FEATURE: "The World of Yamamoto Nizo" Exhibition Report

World-renowned art director of "Laputa: Castle in the Sky" and "Princess Mononoke"

The Museum of Art, Kochi is now holding a special exhibition "The World of Yamamoto Nizo" covering more than 30 years of Nizo Yamamoto's anime background works from April 14 to June 3. To celebrate start of the event, Yamamoto himself was invited and his talk show and autograph session were held yesterday.

 

Nizo Yamamoto was born in 1953 and probably one of the best and well-known anime art directors in Japan. He is especially famous for his works for Studio Ghibli's films by Miyazaki Hayao and Isao Takahata. As art director, he worked on:

 

Future Boy Conan (1978 TV series directed by Hayao Miyazaki)

Jarinko Chie (1981 film by Isao Takahata)

Sherlock Hound (1984-85 TV series: first six episodes were directed by Hayao Miyazaki)

Laputa: The Castle in the Sky (1986 film by Hayao Miyazaki)

Grave of the Fireflies (1988 film by Isao Takahata)

・Princess Mononoke (1997 film by Miyazaki Hayao)

The Girl Who Leapt Through Time (2006 film by Mamoru Hosoda)

 

The flyer

 

 

・He decided to work in the anime industry when he saw Takahata's 1974 TV series Heidi, Girl of the Alps (scene design and layout by Miyazaki). So it was a dream-come-true moment for him when he actually worked with Takahata for Nippon Animation's Anne of Green Gables in 1979.

 

・The most memorable film in his career was definitely Takahata's Grave of the Fireflies. He was drawing bombed-out landscape in the film with tears literally. It was a very depressing but worthy film to make.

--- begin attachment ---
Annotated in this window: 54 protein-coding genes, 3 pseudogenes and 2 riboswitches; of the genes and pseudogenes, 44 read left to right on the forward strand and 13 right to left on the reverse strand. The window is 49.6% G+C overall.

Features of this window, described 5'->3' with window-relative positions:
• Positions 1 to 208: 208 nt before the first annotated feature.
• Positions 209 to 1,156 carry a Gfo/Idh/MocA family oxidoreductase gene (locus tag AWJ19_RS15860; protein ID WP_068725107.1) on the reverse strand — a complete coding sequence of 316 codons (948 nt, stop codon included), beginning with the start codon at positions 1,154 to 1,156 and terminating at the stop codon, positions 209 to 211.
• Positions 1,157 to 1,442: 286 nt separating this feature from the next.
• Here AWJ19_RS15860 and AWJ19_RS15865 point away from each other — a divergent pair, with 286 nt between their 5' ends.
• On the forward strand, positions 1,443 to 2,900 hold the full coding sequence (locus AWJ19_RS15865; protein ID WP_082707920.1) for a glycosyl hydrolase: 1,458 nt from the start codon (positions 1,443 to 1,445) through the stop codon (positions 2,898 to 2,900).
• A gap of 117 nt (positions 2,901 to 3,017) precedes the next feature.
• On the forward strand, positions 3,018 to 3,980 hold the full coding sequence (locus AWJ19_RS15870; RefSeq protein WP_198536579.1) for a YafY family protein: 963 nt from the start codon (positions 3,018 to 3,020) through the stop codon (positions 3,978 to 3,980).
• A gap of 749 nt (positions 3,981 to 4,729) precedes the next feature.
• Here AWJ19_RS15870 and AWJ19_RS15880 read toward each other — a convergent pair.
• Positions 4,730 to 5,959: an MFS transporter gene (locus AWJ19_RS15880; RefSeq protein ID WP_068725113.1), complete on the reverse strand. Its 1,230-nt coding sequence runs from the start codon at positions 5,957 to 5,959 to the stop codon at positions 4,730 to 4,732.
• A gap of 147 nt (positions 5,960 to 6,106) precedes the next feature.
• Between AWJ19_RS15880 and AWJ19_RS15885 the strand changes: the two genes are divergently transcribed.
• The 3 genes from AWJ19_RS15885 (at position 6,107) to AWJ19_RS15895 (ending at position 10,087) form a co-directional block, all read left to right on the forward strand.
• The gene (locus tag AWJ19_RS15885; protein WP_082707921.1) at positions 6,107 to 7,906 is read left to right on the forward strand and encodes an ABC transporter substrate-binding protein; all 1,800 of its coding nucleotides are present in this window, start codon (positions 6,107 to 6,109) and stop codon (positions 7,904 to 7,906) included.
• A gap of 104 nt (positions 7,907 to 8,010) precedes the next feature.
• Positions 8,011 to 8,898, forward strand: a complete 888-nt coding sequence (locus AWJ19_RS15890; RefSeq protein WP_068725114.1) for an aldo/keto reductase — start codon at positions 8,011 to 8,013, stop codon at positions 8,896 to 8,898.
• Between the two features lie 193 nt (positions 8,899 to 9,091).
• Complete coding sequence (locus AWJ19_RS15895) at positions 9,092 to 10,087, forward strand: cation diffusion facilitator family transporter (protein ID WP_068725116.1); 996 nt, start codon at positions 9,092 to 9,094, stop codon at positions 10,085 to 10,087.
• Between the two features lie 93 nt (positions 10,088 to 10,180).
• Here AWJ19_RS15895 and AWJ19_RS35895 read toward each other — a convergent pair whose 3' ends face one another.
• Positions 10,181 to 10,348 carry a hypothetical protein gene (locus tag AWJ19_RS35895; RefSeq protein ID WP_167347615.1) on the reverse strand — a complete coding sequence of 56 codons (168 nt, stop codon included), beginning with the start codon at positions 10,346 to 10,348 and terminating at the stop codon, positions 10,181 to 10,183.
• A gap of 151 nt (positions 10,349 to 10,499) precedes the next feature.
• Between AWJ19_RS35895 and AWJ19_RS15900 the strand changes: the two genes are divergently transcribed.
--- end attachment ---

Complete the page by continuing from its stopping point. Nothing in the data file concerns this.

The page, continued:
・He described Miyazaki as "a genius who can always give his best effort". Also he felt sometimes Miyazaki was too demanding from others and not good at appreciating it. When making Laputa, Miyazaki asked him, "How long do you sleep a day?" "About seven hours," Yamamoto answered. Then Miyazaki scolded him so harshly, "Too long! Four hours is enough for human!" And Miyazaki actually slept only four hours a day. Yamamoto remembered, "He was really like Napoléon."

 

・He stopped working for Studio Ghibli after Spirited Away (2001) because of Miyazaki's ungrateful attitude. He was so angry that he refused to receive bonus from Ghibli (Spirited Away was the most successful film in Japanese history). Of course his wife was amazed at his decision!

 

・Drawing background arts for anime is not what he really wants to do. Just because that is the job the anime companies have been offering to him. If he could be born again, he wants to be a fisherman or garden designer.

 

A line for his autograph session

 


Other Top News

8 Comments
Sort by: